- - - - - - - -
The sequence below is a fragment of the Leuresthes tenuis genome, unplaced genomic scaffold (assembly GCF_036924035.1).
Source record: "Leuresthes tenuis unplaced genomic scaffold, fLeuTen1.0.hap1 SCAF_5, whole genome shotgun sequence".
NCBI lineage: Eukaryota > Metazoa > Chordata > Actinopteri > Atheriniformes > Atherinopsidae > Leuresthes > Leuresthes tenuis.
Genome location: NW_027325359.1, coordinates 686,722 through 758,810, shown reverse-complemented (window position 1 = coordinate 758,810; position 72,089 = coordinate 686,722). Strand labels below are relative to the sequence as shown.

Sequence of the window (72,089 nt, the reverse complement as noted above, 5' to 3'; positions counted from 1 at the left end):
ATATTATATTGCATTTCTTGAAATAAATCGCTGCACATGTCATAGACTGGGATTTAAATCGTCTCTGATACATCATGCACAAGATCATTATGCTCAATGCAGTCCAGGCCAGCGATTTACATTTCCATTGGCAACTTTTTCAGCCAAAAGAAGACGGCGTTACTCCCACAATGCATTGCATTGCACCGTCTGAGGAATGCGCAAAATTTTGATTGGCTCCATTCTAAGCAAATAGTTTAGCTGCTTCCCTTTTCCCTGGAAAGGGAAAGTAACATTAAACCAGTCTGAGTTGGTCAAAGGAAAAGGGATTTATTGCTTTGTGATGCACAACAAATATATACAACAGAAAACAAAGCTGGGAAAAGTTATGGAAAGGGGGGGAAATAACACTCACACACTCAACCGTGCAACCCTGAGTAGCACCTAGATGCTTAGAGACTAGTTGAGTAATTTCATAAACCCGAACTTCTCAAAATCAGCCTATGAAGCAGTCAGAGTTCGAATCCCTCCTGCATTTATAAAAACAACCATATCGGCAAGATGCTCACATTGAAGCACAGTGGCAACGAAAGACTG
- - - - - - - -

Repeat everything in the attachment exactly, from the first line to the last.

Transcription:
The sequence below is a fragment of the Leuresthes tenuis genome, unplaced genomic scaffold (assembly GCF_036924035.1).
Source record: "Leuresthes tenuis unplaced genomic scaffold, fLeuTen1.0.hap1 SCAF_5, whole genome shotgun sequence".
NCBI lineage: Eukaryota > Metazoa > Chordata > Actinopteri > Atheriniformes > Atherinopsidae > Leuresthes > Leuresthes tenuis.
Genome location: NW_027325359.1, coordinates 686,722 through 758,810, shown reverse-complemented (window position 1 = coordinate 758,810; position 72,089 = coordinate 686,722). Strand labels below are relative to the sequence as shown.

Sequence of the window (72,089 nt, the reverse complement as noted above, 5' to 3'; positions counted from 1 at the left end):
ATATTATATTGCATTTCTTGAAATAAATCGCTGCACATGTCATAGACTGGGATTTAAATCGTCTCTGATACATCATGCACAAGATCATTATGCTCAATGCAGTCCAGGCCAGCGATTTACATTTCCATTGGCAACTTTTTCAGCCAAAAGAAGACGGCGTTACTCCCACAATGCATTGCATTGCACCGTCTGAGGAATGCGCAAAATTTTGATTGGCTCCATTCTAAGCAAATAGTTTAGCTGCTTCCCTTTTCCCTGGAAAGGGAAAGTAACATTAAACCAGTCTGAGTTGGTCAAAGGAAAAGGGATTTATTGCTTTGTGATGCACAACAAATATATACAACAGAAAACAAAGCTGGGAAAAGTTATGGAAAGGGGGGGAAATAACACTCACACACTCAACCGTGCAACCCTGAGTAGCACCTAGATGCTTAGAGACTAGTTGAGTAATTTCATAAACCCGAACTTCTCAAAATCAGCCTATGAAGCAGTCAGAGTTCGAATCCCTCCTGCATTTATAAAAACAACCATATCGGCAAGATGCTCACATTGAAGCACAGTGGCAACGAAAGACTG